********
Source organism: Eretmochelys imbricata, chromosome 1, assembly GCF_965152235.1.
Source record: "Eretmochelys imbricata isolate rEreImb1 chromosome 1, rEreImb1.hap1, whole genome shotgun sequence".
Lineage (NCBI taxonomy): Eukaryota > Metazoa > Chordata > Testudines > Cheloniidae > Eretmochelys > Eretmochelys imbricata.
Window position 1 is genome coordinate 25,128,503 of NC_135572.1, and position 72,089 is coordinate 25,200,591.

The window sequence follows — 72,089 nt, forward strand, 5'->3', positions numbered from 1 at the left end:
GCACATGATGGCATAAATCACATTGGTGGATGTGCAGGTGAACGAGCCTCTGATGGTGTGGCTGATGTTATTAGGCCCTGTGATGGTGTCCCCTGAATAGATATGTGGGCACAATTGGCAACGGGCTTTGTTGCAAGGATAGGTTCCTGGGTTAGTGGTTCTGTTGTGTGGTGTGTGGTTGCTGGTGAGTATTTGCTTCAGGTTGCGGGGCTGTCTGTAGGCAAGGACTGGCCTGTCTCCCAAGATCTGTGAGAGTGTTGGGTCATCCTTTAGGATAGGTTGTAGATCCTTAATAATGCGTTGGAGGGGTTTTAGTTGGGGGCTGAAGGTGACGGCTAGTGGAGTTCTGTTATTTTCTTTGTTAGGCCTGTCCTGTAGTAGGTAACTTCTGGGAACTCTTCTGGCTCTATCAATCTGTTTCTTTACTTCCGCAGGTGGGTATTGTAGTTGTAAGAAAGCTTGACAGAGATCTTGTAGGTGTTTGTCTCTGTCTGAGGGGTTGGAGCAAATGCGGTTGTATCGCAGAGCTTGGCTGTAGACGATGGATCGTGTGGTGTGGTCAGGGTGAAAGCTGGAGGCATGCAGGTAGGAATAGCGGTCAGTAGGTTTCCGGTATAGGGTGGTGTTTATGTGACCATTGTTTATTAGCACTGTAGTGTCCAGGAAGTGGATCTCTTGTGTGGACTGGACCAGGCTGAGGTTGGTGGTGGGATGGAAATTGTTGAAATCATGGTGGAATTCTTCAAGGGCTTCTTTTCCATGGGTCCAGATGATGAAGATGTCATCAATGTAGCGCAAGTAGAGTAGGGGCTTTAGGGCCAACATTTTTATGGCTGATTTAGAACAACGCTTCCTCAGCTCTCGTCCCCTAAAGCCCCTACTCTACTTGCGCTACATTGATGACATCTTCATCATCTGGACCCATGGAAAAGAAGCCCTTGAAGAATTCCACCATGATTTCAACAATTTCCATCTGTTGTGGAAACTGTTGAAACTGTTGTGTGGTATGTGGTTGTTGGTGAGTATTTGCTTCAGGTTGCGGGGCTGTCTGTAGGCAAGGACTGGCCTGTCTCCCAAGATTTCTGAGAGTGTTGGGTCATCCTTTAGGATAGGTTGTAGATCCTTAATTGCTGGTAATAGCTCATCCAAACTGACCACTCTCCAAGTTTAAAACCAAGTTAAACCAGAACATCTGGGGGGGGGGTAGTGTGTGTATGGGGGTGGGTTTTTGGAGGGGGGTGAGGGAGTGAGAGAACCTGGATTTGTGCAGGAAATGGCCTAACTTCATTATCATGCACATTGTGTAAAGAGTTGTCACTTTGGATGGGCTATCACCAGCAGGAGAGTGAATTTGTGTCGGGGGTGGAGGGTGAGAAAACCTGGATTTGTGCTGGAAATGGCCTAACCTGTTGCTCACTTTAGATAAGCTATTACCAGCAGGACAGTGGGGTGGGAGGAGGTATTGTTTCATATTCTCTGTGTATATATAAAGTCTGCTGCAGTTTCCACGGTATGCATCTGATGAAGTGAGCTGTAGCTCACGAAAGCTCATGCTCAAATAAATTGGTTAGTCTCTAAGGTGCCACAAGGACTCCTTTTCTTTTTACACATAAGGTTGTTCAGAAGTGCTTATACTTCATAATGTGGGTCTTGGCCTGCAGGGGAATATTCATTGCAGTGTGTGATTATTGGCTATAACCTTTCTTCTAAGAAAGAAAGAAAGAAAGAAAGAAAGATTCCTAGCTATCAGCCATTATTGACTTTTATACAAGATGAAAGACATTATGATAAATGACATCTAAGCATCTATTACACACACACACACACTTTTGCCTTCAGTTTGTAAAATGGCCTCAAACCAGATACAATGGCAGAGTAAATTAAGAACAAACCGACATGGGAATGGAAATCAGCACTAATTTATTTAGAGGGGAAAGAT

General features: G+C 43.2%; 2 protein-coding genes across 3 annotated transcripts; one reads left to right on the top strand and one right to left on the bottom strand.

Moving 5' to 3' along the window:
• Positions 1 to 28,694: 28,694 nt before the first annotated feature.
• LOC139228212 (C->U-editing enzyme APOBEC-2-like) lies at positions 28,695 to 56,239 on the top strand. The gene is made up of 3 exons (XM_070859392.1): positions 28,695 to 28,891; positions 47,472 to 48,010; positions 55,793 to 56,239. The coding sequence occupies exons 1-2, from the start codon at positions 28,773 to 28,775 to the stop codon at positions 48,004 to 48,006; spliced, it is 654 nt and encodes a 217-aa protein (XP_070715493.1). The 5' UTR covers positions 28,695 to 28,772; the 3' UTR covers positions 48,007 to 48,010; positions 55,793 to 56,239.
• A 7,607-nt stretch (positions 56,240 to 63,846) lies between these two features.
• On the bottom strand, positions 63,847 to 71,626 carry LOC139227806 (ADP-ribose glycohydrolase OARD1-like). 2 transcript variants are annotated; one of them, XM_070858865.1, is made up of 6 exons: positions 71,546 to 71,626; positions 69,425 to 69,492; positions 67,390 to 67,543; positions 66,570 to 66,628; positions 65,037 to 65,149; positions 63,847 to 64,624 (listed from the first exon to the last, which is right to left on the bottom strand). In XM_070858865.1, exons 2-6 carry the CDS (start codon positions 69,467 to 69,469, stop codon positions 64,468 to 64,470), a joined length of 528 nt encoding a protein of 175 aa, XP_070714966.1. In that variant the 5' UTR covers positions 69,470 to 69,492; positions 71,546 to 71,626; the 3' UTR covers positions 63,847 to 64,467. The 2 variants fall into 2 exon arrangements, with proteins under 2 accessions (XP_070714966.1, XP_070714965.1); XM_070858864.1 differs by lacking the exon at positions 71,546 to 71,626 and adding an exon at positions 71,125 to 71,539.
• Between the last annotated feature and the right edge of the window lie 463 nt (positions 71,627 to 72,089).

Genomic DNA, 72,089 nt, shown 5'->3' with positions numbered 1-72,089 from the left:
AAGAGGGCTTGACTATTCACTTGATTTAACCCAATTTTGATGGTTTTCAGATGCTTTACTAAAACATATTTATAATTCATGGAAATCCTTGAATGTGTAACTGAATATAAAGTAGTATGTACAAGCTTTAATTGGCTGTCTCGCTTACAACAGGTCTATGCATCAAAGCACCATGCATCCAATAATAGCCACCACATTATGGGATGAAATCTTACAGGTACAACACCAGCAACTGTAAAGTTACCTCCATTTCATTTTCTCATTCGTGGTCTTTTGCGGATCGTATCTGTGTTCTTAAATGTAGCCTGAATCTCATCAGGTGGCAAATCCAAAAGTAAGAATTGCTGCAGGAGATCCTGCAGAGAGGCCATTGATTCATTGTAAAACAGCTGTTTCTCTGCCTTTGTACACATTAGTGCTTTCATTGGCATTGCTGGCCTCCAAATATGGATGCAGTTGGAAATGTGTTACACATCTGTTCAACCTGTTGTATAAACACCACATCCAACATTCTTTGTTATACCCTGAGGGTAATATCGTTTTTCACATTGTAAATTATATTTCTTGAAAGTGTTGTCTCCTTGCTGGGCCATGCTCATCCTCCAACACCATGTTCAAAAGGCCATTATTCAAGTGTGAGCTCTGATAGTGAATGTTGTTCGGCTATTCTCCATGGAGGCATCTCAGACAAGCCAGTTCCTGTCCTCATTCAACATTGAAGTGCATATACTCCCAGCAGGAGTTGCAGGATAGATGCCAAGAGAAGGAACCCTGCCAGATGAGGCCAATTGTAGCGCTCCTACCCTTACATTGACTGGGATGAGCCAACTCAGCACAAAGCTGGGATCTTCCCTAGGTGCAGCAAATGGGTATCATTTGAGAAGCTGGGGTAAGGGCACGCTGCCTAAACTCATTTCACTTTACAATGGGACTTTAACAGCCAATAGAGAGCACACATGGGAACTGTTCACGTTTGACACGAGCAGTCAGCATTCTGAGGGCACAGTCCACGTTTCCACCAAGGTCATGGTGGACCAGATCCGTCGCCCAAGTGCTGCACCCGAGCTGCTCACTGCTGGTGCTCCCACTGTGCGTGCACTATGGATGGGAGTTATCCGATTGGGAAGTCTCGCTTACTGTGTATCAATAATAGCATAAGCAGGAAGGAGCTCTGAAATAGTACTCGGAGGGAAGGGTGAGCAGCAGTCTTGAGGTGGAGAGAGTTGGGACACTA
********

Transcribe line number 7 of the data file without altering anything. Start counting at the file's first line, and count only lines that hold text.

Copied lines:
General features: G+C 43.2%; 2 protein-coding genes across 3 annotated transcripts; one reads left to right on the top strand and one right to left on the bottom strand.